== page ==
Support for flagship care village project
PUBLISHED: 17:16 08 January 2009 | UPDATED: 07:09 30 May 2010
A FLAGSHIP project to build a new village designed to promote independence for the elderly has received backing from a Dunmow action group. The Wellbeing Village has been proposed for a site south of Felsted at Hartford End near to Mill Lane, and could
A FLAGSHIP project to build a new village designed to promote independence for the elderly has received backing from a Dunmow action group.
The 'Wellbeing Village' has been proposed for a site south of Felsted at Hartford End near to Mill Lane, and could be occupied by up to 157 people in need of care.
It would be the first self-contained community of its kind built in the Uttlesford district.
Tom McGuirk, spokesman for Grey Matters, a community group designed to promote the welfare of elderly residents, gave his backing to the project.
He said: "We would happily support any project that promotes independence for elderly people.
"It is great to keep them active and let them live dignified and long happy lives."
The new village will convert the existing disused Hartford End Brewery site into 57 self contained flats and 50 bedrooms. It will also provide onsite facilities such as a restaurant, spa, gym, bowling green, swimming pool, and shopping facilities.
If accepted the build is likely to take 18 months to two years to complete.
Speaking on behalf of developers Hertford End Development Ltd, Robert Pomery, associate director for surveyors Andrew Martin Associates, believes the project to be the most practical use of the land.
He said: "The buildings have been empty for two years and following extensive marketing, no one has come forward with a new use for the site.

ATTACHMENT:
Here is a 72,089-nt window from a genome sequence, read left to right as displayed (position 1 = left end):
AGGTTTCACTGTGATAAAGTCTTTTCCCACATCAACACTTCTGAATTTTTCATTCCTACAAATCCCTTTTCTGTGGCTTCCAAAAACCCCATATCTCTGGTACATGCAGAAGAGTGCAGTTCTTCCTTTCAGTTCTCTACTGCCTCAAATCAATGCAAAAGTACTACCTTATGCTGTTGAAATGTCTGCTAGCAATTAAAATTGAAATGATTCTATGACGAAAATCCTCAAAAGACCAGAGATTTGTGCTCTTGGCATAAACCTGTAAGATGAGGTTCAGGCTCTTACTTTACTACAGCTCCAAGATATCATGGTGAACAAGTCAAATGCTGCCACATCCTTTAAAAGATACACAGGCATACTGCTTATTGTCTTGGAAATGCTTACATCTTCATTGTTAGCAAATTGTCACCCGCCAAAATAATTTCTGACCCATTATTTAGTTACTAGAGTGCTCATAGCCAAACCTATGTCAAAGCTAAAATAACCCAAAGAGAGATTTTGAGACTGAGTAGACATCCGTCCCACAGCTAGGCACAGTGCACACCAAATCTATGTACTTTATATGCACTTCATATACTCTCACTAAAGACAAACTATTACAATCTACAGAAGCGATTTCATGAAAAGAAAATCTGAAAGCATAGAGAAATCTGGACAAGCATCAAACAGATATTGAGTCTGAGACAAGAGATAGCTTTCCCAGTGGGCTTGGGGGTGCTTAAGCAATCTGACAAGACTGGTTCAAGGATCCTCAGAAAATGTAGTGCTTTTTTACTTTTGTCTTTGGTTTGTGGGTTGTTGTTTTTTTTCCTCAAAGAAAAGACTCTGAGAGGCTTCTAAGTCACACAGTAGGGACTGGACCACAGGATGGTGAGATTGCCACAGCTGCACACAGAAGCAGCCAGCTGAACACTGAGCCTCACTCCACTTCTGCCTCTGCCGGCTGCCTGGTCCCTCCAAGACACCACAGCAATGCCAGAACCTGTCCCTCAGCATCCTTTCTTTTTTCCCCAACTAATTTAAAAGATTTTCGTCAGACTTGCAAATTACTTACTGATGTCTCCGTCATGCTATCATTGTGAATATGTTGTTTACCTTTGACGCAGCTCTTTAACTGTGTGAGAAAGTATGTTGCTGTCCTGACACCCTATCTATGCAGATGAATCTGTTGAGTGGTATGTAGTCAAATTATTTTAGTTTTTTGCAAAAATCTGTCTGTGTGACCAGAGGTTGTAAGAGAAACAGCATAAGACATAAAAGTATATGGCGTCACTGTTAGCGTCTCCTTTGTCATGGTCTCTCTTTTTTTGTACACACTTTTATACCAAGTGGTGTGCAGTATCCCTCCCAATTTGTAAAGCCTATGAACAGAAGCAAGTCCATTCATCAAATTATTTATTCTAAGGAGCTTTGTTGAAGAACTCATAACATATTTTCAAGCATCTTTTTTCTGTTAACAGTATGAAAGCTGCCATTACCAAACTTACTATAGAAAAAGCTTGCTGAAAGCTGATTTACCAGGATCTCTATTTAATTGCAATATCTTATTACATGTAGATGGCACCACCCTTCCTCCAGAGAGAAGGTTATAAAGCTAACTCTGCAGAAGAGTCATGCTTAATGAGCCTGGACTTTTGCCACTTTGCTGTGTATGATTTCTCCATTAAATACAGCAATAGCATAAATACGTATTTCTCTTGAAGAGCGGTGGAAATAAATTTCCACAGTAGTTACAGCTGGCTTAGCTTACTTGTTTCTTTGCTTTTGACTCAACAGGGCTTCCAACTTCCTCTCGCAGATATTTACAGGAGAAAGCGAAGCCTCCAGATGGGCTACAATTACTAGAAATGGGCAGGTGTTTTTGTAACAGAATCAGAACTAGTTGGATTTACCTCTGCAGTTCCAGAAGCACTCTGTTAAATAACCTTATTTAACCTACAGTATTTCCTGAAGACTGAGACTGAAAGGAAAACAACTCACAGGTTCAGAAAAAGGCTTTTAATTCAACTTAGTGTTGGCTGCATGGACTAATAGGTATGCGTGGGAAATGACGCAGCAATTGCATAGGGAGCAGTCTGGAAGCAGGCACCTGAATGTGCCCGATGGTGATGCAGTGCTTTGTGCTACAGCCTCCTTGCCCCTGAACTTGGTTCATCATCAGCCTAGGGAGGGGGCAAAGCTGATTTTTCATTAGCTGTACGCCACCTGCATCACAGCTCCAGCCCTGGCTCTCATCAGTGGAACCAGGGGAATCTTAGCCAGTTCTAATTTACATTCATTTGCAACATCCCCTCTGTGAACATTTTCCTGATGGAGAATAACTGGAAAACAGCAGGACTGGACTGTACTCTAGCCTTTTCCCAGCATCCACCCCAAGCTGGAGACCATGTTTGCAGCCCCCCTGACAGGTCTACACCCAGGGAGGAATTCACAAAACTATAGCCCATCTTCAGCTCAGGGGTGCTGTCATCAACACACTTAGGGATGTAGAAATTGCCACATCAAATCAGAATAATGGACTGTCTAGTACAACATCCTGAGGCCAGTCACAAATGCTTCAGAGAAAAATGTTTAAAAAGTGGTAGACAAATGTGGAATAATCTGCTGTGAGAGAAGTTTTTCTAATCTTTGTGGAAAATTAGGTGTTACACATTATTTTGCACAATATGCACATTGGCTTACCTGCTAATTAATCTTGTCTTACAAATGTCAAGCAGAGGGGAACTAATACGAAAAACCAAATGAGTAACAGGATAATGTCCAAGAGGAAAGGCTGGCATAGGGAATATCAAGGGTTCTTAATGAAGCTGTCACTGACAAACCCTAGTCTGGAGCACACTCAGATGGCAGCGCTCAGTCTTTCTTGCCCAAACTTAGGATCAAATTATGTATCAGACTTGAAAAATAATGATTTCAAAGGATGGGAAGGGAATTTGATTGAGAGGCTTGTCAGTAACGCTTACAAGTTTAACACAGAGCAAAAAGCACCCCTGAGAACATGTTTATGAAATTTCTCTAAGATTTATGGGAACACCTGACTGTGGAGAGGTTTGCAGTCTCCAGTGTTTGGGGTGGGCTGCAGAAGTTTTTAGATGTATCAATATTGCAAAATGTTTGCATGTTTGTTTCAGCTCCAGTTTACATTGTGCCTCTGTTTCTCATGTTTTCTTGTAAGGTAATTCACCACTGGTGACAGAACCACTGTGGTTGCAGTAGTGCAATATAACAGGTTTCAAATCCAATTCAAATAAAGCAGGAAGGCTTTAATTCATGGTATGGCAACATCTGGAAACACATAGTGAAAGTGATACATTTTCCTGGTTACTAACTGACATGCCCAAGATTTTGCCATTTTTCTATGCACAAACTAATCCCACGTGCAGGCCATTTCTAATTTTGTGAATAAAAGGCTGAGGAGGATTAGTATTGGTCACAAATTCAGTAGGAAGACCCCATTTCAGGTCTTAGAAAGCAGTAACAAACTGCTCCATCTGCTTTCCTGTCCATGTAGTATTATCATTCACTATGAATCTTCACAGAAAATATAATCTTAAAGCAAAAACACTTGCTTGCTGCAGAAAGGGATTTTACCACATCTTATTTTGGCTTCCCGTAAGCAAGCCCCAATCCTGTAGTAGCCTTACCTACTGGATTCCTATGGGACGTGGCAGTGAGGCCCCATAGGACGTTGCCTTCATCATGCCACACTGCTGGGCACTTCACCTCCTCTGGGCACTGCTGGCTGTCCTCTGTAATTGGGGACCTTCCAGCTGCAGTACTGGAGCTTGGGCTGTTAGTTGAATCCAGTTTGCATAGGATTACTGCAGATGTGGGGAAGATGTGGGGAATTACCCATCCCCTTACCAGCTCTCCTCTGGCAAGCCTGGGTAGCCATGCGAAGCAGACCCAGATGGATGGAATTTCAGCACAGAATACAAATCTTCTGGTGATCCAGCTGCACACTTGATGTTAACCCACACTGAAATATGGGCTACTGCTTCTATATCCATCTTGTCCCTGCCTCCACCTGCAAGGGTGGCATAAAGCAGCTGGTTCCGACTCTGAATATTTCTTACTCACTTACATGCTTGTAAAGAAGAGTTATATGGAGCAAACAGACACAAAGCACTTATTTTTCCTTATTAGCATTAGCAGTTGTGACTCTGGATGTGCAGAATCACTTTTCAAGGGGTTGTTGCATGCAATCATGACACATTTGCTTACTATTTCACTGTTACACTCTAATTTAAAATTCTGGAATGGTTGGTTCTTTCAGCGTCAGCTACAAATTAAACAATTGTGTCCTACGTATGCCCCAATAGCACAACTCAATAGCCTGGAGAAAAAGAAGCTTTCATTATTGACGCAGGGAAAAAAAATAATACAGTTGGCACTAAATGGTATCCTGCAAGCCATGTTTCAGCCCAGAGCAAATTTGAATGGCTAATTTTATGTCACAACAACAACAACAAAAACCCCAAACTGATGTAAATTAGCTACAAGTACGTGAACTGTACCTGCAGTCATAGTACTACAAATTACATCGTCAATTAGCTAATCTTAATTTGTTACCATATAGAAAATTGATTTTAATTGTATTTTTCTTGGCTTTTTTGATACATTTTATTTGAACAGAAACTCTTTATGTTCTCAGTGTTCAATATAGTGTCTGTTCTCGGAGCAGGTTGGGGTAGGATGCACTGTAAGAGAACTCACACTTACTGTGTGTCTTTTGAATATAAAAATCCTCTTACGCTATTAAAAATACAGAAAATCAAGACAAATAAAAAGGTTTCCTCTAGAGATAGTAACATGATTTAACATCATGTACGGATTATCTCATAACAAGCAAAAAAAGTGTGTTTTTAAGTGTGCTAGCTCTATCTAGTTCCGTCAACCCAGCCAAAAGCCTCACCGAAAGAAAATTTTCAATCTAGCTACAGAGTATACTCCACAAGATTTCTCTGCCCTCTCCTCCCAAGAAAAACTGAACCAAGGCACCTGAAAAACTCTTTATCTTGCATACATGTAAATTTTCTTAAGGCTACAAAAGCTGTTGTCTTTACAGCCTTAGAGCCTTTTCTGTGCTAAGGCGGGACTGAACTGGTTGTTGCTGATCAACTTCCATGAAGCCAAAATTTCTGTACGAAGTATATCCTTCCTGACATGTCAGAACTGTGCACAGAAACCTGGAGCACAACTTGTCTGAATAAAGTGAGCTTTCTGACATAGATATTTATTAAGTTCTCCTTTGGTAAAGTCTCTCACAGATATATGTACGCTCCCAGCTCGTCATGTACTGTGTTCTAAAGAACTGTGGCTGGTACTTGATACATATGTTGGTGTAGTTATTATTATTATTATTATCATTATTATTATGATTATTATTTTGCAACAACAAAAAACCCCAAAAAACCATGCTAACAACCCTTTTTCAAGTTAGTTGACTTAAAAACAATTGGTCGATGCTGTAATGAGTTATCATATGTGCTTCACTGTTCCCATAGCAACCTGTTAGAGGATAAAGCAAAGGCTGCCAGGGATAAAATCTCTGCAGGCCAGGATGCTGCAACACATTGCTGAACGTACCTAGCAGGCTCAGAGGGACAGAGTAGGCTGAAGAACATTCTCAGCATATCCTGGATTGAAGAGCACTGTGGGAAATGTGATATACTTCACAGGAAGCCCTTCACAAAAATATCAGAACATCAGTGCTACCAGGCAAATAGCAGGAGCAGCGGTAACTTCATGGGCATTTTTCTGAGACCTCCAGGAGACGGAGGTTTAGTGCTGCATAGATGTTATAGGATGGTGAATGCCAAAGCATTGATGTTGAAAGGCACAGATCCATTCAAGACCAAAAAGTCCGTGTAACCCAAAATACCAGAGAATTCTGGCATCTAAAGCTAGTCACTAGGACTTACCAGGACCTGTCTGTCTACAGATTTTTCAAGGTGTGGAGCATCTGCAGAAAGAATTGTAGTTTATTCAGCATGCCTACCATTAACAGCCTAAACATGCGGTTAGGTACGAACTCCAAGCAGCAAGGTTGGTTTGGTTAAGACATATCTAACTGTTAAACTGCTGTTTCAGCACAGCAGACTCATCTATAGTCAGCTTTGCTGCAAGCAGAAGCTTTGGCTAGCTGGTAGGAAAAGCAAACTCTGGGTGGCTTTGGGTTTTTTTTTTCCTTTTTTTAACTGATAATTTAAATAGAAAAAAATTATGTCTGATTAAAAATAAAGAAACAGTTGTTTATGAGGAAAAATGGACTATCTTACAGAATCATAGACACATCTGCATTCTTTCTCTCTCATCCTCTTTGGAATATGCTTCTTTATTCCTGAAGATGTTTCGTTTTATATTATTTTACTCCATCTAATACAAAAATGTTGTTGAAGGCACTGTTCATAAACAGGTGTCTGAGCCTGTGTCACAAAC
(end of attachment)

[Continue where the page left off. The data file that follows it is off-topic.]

"As the market conditions deteriorate, the likelihood of its redevelopment decreases severely. Even a conversion to a full housing scheme would not be supported by the funding institutions.
"However, we think the Wellbeing Village concept is a growing market which is not necessarily dependant on borrowings.
"The scheme has financial backing from the banks and the location of this site also works, as the elderly in need of care are low traffic generators and many of their needs are met by the bespoke on-site facilities."
A traffic survey conducted at the site has indicated that on average six extra cars would pass by the site very hour during the day.
Mr Pomery added: "The building is a local landmark and part of the local heritage. This proposal will retain its character, meet local demand for this type of property and will provide additional facilities and jobs for local residents."
Although a planning decision has yet to be made, Uttlesford District Council will have the final say before March 23. Local people have been invited to submit any comments on the plans before January 21.